Finite Element Modeling And Experimental Validation Of Buckle Arrestors For Deepwater Pipelines.

Luciano O. Mantovano, Pablo Amenta, Roberto Charreau, Daniel Johnson, Andrea Assanelli, Rita G. Toscano


Deepwater pipelines are designed to withstand, without collapsing, the external
pressure acting on them and the bending imposed on them, either by the laying process or by
the topology of the sea bottom. In previous publications we have developed and
experimentally validated finite element models to predict collapse loads and collapse
propagation loads.
Even tough a pipeline normally has enough strength to prevent collapse under normal
operation conditions, under some accidental conditions collapse may occur at some section.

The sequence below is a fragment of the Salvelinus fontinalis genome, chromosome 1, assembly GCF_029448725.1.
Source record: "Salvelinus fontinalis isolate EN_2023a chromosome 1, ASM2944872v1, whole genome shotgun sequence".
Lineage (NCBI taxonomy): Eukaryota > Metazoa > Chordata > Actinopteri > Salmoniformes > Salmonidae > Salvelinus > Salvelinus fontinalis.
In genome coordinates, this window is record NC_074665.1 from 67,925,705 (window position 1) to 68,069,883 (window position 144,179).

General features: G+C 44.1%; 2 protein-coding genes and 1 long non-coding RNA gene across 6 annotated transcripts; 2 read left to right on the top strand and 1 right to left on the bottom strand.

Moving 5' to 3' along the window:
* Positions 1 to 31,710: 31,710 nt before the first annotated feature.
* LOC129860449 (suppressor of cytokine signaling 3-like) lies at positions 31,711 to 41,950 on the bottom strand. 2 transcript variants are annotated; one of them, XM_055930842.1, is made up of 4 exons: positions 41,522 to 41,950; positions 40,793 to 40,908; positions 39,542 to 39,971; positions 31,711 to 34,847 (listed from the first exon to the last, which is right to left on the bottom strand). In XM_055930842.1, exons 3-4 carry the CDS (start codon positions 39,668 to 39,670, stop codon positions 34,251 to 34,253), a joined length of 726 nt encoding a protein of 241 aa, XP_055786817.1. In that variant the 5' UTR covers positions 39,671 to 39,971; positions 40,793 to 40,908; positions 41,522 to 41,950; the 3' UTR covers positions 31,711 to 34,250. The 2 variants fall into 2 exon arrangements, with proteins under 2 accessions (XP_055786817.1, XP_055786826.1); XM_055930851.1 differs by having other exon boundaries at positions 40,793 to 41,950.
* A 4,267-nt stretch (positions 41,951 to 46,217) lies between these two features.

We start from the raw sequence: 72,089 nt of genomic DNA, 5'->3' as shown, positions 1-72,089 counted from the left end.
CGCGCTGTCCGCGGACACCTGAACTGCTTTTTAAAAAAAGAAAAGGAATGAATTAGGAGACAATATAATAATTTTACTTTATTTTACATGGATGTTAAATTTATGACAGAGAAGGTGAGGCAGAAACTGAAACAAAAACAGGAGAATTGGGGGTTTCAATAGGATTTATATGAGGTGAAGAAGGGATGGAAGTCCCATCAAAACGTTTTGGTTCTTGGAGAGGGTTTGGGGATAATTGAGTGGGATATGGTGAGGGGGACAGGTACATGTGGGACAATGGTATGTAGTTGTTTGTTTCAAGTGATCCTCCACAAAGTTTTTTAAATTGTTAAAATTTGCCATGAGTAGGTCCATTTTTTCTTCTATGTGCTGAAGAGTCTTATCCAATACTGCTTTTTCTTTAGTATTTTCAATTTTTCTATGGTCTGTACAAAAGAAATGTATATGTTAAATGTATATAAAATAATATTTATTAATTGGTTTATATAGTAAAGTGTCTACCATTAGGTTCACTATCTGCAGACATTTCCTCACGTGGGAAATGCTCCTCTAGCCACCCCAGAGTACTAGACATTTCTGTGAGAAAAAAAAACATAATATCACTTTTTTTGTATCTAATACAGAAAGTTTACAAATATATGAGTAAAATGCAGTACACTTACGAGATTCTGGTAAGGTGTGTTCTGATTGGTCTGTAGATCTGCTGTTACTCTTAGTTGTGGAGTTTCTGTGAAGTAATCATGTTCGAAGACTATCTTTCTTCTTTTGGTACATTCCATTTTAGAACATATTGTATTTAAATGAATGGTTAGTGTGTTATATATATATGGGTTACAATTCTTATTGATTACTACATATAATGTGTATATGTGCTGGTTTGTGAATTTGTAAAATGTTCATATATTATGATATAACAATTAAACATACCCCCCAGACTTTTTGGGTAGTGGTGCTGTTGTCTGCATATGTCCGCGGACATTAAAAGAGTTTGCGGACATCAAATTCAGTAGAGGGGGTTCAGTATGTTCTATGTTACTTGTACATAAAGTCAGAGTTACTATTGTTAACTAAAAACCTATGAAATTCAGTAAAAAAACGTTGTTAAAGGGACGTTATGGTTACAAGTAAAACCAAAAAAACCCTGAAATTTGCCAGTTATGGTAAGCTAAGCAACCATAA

Being the collapse propagation pressure much lower than the collapse pressure, the collapse,
once it occurs, may propagate through large distances along the pipeline. To avoid the
occurrence of this propagation, collapse arrestors are normally welded to pipelines and, if
the cross-over pressure is higher than the external pressure, they prevent the collapse
The accurate and reliable determination, using finite element models, of cross-over pressures,
for different combinations pipes / arrestors, is a key engineering capability.
In this paper we discuss the finite element models that we developed, using shell elements, for
the calculation of cross over pressures and their experimental validation for seamless steel
In the literature two cross-over mechanisms were identified: the flattening and the flipping
modes; their occurrence depends on the ratio (arrestors stiffness/pipes stiffness). Numerical
and experimental results that we obtained for the two cases are compared and we show that
the agreement between them for both, cross-over pressure and cross-over mechanism, is

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